Is Vladimir Putin a paleoconservative? In the culture war for mankind's future, is he one of us?
While such a question may be blasphemous in Western circles, consider the content of the Russian president's state of the nation address. With America clearly in mind, Putin declared, "In many countries today, moral and ethical norms are being reconsidered. They're now requiring not only the proper acknowledgment of freedom of conscience, political views and private life, but also the mandatory acknowledgment of the equality of good and evil."
Translation: While privacy and freedom of thought, religion and speech are cherished rights, to equate traditional marriage and same-sex marriage is to equate good with evil. No moral confusion here, this is moral clarity, agree or disagree.
President Reagan once called the old Soviet Empire "the focus of evil in the modern world." President Putin is implying that Barack Obama's America may deserve the title in the 21st century. Nor is he without an argument when we reflect on America's embrace of abortion on demand, homosexual marriage, pornography, promiscuity, and the whole panoply of Hollywood values. Our grandparents would not recognize the America in which we live.
Moreover, Putin asserts, the new immorality has been imposed undemocratically. The "destruction of traditional values" in these countries, he said, comes "from the top" and is "inherently undemocratic because it is based on abstract ideas and runs counter to the will of the majority of people."
Does he not have a point?
Unelected justices declared abortion and homosexual acts to be constitutionally protected rights. Judges have been the driving force behind the imposition of same-sex marriage. Attorney General Eric Holder refused to enforce the Defense of Marriage Act. America was de-Christianized in the second half of the 20th century by court orders, over the vehement objections of a huge majority of a country that was overwhelmingly Christian. And same-sex marriage is indeed an "abstract" idea unrooted in the history or tradition of the West. Where did it come from?
Peoples all over the world, claims Putin, are supporting Russia's "defense of traditional values" against a "so-called tolerance" that is "genderless and infertile." While his stance as a defender of traditional values has drawn the mockery of Western media and cultural elites, Putin is not wrong in saying that he can speak for much of mankind.
Same-sex marriage is supported by America's young, but most states still resist it, with black pastors visible in the vanguard of the counterrevolution. In France, a million people took to the streets of Paris to denounce the Socialists' imposition of homosexual marriage. Only 15 nations out of more than 190 have recognized it.
In India, the world's largest democracy, the Supreme Court has struck down a lower court ruling that made same-sex marriage a right. And the parliament in this socially conservative nation of more than a billion people is unlikely soon to reverse the high court.
In the four dozen nations that are predominantly Muslim, which make up a fourth of the U.N. General Assembly and a fifth of mankind, same-sex marriage is not even on the table. And Pope Francis has reaffirmed Catholic doctrine on the issue for over a billion Catholics.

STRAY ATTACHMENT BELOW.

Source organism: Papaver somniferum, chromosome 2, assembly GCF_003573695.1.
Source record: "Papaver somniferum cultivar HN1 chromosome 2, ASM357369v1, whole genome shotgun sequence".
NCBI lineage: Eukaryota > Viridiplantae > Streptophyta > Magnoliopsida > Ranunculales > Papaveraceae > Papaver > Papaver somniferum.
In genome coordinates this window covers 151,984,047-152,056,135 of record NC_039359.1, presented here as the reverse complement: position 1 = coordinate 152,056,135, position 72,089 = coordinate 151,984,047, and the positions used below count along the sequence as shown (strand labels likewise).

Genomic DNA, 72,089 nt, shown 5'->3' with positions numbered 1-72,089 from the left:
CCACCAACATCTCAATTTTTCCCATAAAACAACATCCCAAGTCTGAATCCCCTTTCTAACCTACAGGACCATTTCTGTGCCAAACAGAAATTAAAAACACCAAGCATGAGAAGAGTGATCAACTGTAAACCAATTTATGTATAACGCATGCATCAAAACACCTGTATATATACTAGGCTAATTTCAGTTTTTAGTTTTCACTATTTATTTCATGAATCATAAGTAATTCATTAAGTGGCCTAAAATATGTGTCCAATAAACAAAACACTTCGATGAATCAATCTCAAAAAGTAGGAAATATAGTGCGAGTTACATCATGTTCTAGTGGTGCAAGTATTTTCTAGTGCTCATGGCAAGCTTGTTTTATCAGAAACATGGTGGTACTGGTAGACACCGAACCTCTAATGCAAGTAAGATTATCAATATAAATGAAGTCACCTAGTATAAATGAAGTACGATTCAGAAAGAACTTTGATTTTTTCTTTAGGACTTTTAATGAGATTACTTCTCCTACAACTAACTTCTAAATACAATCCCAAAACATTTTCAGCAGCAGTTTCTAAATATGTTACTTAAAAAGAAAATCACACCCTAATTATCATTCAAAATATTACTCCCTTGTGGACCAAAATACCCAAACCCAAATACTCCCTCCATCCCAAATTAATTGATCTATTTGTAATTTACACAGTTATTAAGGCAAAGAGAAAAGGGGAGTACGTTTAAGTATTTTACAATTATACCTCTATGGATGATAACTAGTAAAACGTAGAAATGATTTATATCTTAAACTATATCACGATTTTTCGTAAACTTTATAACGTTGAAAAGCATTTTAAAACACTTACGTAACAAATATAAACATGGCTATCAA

While much of American and Western media dismiss him as an authoritarian and reactionary, a throwback, Putin may be seeing the future with more clarity than Americans still caught up in a Cold War paradigm. As the decisive struggle in the second half of the 20th century was vertical, East vs. West, the 21st century struggle may be horizontal, with conservatives and traditionalists in every country arrayed against the militant secularism of a multicultural and transnational elite.
And though America's elite may be found at the epicenter of anti-conservatism and anti-traditionalism, the American people have never been more alienated or more divided culturally, socially and morally. We are two countries now.
Putin says his mother had him secretly baptized as a baby and professes to be a Christian. And what he is talking about here is ambitious, even audacious. He is seeking to redefine the "Us vs. Them" world conflict of the future as one in which conservatives, traditionalists and nationalists of all continents and countries stand up against the cultural and ideological imperialism of what he sees as a decadent west. "We do not infringe on anyone's interests," said Putin, "or try to teach anyone how to live." The adversary he has identified is not the America we grew up in, but the America we live in, which Putin sees as pagan and wildly progressive. Without naming any country, Putin attacked "attempts to enforce more progressive development models" on other nations, which have led to "decline, barbarity and big blood," a straight shot at the U.S. interventions in Afghanistan, Iraq, Libya and Egypt. In his speech, Putin cited Russian philosopher Nicholas Berdyaev whom Solzhenitsyn had hailed for his courage in defying his Bolshevik inquisitors. Though no household word, Berdyaev is favorably known at the Russell Kirk Center for Cultural Renewal.
Which raises this question: Who is writing Putin's stuff?
(Syndicated columnist Pat Buchanan has been a senior advisor to three presidents, twice a candidate for the Republican presidential nomination and the presidential nominee of the Reform Party in 2000. He won the New Hampshire Republican Primary in 1996.)